State lawmakers started passing budget bills late Thursday night into Friday morning, even though some major issues related to the spending plan are still not resolved. They need to finish by mid-day Friday so legislators and staff can get home for the Passover and Easter holidays.
Senators emerged from a party conference Thursday afternoon after discussing what’s in and what’s out of the budget.
Sen. John Bonacic, who represents portions of the Hudson Valley, said education spending will likely be increased by more than $1 billion, a higher amount than recommended by Gov. Andrew Cuomo. It’s still not known whether the governor would get his wish to have greater control over the exact school aid distributions for New York City schools and large upstate school districts, including Rochester, Buffalo and Syracuse.
Sen. Jim Tedisco from Schenectady said all of the new taxes proposed by Cuomo are out of the budget, including a new tax on Internet sales.
“All the taxes are off,” Tedisco said. “We’re going to save the constituents a lot of money.”
Tedisco said the proposed 2 cents per milligram tax on prescription opioids might be included, but will technically no longer be called a “tax.”
“They are not calling it a tax, but a stewardship,” Tedisco said with a laugh.
Cuomo also has created two “fixes” to try to mitigate the partial loss of state and local tax deductions in the new federal tax overhaul. One would offer an optional employer payroll tax as an alternative to employees paying their state income taxes. Business owners would then pay the equivalent amount in tax to the state, but they would still be allowed to deduct it from their taxes.
The governor also wants to set up charitable trusts that property taxpayers could contribute to in lieu of paying their property taxes. They would then receive a deduction for the donations.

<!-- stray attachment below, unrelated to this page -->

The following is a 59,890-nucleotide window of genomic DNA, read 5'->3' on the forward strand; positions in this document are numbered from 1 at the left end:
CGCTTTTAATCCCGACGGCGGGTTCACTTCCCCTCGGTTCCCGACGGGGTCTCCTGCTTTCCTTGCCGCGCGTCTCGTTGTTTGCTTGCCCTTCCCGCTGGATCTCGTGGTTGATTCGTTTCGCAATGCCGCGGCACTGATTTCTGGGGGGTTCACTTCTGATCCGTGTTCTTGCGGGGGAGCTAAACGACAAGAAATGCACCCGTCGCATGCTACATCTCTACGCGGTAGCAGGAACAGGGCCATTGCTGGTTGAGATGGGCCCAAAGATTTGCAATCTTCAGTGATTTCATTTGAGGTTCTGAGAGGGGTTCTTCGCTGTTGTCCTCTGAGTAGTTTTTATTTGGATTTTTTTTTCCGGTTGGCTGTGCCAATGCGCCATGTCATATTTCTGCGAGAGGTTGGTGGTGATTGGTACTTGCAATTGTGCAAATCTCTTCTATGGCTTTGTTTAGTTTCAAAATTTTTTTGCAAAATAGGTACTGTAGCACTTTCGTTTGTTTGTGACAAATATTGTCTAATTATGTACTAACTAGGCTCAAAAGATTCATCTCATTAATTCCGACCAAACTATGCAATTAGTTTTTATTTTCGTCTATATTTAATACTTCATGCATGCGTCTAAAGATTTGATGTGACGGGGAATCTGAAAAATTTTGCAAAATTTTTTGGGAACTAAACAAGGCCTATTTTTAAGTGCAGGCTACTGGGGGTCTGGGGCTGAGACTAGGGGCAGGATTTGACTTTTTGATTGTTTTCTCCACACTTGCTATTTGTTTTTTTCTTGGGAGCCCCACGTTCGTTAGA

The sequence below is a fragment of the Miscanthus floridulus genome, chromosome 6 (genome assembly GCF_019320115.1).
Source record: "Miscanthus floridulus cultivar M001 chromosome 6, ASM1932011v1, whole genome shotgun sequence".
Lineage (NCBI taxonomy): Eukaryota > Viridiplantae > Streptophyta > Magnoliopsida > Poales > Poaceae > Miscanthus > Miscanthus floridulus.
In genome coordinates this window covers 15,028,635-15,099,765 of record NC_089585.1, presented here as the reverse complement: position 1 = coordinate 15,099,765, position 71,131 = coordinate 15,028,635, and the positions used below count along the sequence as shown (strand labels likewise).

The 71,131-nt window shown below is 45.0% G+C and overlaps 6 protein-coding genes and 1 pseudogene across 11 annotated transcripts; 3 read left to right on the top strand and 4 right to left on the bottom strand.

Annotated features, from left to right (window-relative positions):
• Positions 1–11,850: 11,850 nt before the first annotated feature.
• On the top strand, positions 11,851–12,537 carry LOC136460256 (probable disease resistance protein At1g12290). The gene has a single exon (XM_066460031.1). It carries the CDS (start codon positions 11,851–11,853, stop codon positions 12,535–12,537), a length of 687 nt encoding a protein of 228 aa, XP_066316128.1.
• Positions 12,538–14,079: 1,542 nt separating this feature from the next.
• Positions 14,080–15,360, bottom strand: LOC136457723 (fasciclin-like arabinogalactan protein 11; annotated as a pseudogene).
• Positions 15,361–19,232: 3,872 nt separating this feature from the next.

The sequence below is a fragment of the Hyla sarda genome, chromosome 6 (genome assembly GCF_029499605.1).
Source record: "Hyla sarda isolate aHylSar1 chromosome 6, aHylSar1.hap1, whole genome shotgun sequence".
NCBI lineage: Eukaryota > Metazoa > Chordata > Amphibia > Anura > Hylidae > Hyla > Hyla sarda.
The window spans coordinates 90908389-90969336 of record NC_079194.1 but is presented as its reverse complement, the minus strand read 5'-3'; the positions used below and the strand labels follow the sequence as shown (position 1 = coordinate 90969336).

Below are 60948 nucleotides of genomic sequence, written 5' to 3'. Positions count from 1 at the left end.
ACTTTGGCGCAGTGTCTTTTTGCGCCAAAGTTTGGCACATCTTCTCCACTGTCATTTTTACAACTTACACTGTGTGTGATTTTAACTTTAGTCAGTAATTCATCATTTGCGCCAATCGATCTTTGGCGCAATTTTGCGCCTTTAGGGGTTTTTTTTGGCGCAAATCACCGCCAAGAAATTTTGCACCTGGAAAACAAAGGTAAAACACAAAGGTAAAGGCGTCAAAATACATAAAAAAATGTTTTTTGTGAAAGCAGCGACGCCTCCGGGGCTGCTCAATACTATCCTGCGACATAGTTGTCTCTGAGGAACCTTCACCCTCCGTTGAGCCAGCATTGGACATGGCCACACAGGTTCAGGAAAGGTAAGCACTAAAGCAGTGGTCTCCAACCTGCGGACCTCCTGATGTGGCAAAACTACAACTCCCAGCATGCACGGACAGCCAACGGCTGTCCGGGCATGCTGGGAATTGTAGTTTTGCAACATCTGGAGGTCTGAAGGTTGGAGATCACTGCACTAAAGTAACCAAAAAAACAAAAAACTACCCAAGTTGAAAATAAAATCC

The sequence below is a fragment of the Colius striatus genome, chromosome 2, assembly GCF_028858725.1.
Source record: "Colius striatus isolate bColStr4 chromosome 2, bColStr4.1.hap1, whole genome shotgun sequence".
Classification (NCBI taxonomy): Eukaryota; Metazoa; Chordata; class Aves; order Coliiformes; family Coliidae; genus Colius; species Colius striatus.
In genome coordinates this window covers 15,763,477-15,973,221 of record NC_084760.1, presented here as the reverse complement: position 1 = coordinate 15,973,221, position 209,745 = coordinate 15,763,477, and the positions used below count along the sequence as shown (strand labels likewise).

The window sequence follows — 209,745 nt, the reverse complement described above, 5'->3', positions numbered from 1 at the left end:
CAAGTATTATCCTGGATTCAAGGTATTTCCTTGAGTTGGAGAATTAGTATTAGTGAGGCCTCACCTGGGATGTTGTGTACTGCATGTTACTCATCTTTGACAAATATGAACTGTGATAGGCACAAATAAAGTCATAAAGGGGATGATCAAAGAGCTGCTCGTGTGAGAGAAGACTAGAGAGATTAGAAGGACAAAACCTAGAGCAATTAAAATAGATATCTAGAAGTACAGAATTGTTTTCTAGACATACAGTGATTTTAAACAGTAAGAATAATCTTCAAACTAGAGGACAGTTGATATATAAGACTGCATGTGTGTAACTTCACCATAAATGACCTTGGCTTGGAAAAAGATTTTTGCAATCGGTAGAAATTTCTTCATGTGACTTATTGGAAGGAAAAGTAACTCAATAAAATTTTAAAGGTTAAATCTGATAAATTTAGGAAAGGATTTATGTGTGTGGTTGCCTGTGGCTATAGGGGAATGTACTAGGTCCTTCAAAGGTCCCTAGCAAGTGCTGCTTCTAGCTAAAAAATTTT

Democrats in the Assembly have accepted Cuomo’s plans largely intact. Some Republican senators are not on board but concede the plans might end up in the budget anyway.
Senate Deputy Majority Leader John DeFrancisco called the payroll tax option an “administrative nightmare.” He said the proposed charitable entities are “foolish” and “misleading” because he does not believe the IRS will accept them as true charitable deductions.
“They don’t work,” said DeFrancisco, who also is a candidate for governor.
Several items that Cuomo had tied to the budget are not currently in the spending plan, including bail reform, the Child Victims Act for survivors of childhood sexual abuse and the Dream Act to provide college aid for children of undocumented immigrants. A uniform policy for dealing with sexual harassment in state and local governments is still in the budget. The details are being finalized.
DeFrancisco and other senators say there’s still a chance, though, that even what’s been agreed to so far could fall apart, and budget extenders could be needed.
“There’s still some serious things that have to be decided,” DeFrancisco said.
Bonacic said there’s talk of approving a one-month-long temporary spending bill, to last until early May. But he said the threat of extenders also can provide impetus for warring sides to compromise before time runs out on Friday.
“It’s the final ‘chicken move,’ ” Bonacic said. “Where it’s an extender, or we get it done.”
School districts immediately objected to a month-long budget extender. The New York State Council of School Superintendents said that school districts need to know how much they are receiving in state aid by mid-April. They need to meet a state deadline of April 23 for school boards to finalize the budget proposals that go before voters on May 15.